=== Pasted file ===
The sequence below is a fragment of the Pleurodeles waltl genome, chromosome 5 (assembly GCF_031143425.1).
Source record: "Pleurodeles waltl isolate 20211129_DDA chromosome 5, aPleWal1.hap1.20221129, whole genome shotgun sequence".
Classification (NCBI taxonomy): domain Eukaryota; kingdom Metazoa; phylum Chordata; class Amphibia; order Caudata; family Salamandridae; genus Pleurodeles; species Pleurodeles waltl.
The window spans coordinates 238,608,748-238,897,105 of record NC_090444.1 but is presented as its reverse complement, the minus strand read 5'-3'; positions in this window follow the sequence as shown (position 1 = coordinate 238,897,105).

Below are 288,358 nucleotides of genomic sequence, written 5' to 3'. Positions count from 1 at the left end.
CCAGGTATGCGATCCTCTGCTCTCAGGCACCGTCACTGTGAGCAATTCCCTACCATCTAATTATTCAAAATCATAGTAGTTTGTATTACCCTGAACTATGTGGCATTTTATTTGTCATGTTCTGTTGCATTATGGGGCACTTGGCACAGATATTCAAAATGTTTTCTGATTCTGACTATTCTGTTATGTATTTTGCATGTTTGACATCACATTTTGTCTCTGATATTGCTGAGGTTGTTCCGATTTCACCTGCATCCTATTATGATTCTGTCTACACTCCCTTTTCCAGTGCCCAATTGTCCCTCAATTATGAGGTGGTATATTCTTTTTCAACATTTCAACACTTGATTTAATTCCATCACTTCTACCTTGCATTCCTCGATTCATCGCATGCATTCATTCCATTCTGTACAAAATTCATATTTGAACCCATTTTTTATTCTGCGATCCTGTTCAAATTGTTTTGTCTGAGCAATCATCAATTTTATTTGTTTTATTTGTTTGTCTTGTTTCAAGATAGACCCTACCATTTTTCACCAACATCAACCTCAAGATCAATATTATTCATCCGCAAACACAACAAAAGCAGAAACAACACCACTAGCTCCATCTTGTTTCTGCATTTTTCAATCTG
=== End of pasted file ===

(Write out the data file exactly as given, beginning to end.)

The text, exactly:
The sequence below is a fragment of the Pleurodeles waltl genome, chromosome 5 (assembly GCF_031143425.1).
Source record: "Pleurodeles waltl isolate 20211129_DDA chromosome 5, aPleWal1.hap1.20221129, whole genome shotgun sequence".
Classification (NCBI taxonomy): domain Eukaryota; kingdom Metazoa; phylum Chordata; class Amphibia; order Caudata; family Salamandridae; genus Pleurodeles; species Pleurodeles waltl.
The window spans coordinates 238,608,748-238,897,105 of record NC_090444.1 but is presented as its reverse complement, the minus strand read 5'-3'; positions in this window follow the sequence as shown (position 1 = coordinate 238,897,105).

Below are 288,358 nucleotides of genomic sequence, written 5' to 3'. Positions count from 1 at the left end.
CCAGGTATGCGATCCTCTGCTCTCAGGCACCGTCACTGTGAGCAATTCCCTACCATCTAATTATTCAAAATCATAGTAGTTTGTATTACCCTGAACTATGTGGCATTTTATTTGTCATGTTCTGTTGCATTATGGGGCACTTGGCACAGATATTCAAAATGTTTTCTGATTCTGACTATTCTGTTATGTATTTTGCATGTTTGACATCACATTTTGTCTCTGATATTGCTGAGGTTGTTCCGATTTCACCTGCATCCTATTATGATTCTGTCTACACTCCCTTTTCCAGTGCCCAATTGTCCCTCAATTATGAGGTGGTATATTCTTTTTCAACATTTCAACACTTGATTTAATTCCATCACTTCTACCTTGCATTCCTCGATTCATCGCATGCATTCATTCCATTCTGTACAAAATTCATATTTGAACCCATTTTTTATTCTGCGATCCTGTTCAAATTGTTTTGTCTGAGCAATCATCAATTTTATTTGTTTTATTTGTTTGTCTTGTTTCAAGATAGACCCTACCATTTTTCACCAACATCAACCTCAAGATCAATATTATTCATCCGCAAACACAACAAAAGCAGAAACAACACCACTAGCTCCATCTTGTTTCTGCATTTTTCAATCTG